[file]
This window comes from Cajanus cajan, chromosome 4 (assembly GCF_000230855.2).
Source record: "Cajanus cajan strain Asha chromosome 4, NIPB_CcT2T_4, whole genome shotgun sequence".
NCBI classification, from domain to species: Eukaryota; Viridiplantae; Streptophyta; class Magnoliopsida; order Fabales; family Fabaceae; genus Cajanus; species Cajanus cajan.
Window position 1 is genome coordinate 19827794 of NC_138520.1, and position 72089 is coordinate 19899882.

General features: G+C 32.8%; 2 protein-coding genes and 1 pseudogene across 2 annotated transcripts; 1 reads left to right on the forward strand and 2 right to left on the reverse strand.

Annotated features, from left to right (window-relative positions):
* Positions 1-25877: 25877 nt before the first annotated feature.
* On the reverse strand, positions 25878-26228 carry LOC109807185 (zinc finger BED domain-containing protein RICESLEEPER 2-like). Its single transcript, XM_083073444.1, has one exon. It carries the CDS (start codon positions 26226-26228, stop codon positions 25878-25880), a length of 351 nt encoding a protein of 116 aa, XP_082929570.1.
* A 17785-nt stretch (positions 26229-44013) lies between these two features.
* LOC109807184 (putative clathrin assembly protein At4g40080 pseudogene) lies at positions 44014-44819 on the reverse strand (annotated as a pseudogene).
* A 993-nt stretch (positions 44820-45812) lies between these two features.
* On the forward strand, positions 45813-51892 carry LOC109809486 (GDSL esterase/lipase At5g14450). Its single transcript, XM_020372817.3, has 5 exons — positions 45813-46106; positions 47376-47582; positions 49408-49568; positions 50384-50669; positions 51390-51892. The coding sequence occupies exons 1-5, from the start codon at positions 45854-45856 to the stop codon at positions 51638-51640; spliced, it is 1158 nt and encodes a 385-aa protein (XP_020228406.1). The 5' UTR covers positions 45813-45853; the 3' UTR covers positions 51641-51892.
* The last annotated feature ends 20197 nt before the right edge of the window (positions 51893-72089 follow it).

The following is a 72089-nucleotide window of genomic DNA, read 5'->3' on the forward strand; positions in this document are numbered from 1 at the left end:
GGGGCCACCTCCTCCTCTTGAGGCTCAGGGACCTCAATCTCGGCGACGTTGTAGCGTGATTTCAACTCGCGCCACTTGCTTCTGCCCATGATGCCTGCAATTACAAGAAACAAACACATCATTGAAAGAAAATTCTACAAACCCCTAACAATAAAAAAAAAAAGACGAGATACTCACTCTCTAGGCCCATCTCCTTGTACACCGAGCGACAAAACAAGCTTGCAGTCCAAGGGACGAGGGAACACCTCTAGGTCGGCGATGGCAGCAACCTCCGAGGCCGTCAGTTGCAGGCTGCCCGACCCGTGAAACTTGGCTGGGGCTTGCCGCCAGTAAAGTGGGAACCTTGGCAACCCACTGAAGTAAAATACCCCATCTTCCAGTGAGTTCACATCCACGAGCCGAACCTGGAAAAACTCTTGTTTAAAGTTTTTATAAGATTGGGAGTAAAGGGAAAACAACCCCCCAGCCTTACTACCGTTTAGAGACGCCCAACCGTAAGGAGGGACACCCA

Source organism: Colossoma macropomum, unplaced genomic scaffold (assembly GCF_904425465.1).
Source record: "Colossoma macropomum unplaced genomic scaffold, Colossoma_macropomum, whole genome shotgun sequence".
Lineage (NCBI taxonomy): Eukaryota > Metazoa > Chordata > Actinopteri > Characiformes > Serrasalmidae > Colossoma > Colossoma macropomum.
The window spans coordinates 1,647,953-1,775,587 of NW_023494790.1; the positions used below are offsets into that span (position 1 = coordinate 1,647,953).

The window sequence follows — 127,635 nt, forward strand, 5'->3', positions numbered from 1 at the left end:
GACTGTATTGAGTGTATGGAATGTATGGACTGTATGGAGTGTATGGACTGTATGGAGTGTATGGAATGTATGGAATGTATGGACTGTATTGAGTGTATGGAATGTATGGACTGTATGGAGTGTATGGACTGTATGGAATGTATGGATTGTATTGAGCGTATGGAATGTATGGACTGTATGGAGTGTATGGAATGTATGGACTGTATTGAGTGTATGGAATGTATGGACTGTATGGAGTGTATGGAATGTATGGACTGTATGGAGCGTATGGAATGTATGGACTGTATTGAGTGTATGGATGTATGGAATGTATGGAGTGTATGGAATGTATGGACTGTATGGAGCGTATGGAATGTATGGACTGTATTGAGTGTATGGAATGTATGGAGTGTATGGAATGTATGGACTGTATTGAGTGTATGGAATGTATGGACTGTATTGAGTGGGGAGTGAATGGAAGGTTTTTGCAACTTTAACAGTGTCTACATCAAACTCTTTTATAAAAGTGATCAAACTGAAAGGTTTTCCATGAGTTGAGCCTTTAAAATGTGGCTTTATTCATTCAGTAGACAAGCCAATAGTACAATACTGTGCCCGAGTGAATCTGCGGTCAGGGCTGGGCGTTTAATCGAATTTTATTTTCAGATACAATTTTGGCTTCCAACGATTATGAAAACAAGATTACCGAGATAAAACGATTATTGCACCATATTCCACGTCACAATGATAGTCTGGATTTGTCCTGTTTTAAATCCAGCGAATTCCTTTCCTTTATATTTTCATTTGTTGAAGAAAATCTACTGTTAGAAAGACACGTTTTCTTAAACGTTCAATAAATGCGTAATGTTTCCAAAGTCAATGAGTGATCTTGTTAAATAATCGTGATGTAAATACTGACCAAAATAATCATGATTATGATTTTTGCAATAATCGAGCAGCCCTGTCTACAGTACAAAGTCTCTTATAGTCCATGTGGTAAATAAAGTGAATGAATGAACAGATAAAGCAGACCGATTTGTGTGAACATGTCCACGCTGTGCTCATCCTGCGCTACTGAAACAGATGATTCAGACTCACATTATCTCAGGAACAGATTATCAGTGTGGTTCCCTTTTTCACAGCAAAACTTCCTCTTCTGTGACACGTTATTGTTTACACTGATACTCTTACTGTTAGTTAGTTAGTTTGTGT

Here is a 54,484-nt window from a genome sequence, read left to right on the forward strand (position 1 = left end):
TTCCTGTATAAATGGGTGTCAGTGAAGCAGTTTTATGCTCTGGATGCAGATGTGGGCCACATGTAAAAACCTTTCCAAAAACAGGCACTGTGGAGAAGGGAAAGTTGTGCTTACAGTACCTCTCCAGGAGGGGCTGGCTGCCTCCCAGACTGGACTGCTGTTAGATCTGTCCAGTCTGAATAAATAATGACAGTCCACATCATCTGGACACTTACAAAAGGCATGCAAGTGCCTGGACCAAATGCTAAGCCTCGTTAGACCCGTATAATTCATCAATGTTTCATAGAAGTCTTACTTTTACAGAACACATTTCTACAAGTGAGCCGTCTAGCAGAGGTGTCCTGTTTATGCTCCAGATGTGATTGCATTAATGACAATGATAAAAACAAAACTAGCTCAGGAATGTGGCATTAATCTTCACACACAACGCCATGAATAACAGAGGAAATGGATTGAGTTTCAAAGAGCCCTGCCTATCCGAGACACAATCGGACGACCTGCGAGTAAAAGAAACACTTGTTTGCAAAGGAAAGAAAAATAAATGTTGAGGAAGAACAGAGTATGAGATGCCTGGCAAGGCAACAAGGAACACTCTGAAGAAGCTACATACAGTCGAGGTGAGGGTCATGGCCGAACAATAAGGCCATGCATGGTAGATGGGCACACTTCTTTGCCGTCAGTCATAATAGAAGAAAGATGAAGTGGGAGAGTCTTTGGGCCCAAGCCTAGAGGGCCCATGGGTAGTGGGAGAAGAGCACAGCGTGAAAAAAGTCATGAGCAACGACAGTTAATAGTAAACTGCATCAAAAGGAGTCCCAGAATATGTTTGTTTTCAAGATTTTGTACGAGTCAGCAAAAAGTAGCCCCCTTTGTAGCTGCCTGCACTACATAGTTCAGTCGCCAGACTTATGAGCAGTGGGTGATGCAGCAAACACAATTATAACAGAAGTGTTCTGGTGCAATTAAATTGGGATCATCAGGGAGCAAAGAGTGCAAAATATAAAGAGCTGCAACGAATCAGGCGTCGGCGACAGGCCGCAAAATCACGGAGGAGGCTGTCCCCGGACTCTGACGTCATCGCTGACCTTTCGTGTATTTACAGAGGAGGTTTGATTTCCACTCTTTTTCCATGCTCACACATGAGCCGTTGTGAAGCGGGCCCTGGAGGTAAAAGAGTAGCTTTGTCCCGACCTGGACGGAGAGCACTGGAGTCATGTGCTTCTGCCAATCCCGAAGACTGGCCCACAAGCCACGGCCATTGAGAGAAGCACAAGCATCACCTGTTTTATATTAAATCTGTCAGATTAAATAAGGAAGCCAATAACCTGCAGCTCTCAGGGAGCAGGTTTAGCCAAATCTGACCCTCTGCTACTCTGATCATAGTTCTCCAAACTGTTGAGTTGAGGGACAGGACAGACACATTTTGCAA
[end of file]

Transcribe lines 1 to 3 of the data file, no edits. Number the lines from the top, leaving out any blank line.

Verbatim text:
This window comes from Cajanus cajan, chromosome 4 (assembly GCF_000230855.2).
Source record: "Cajanus cajan strain Asha chromosome 4, NIPB_CcT2T_4, whole genome shotgun sequence".
NCBI classification, from domain to species: Eukaryota; Viridiplantae; Streptophyta; class Magnoliopsida; order Fabales; family Fabaceae; genus Cajanus; species Cajanus cajan.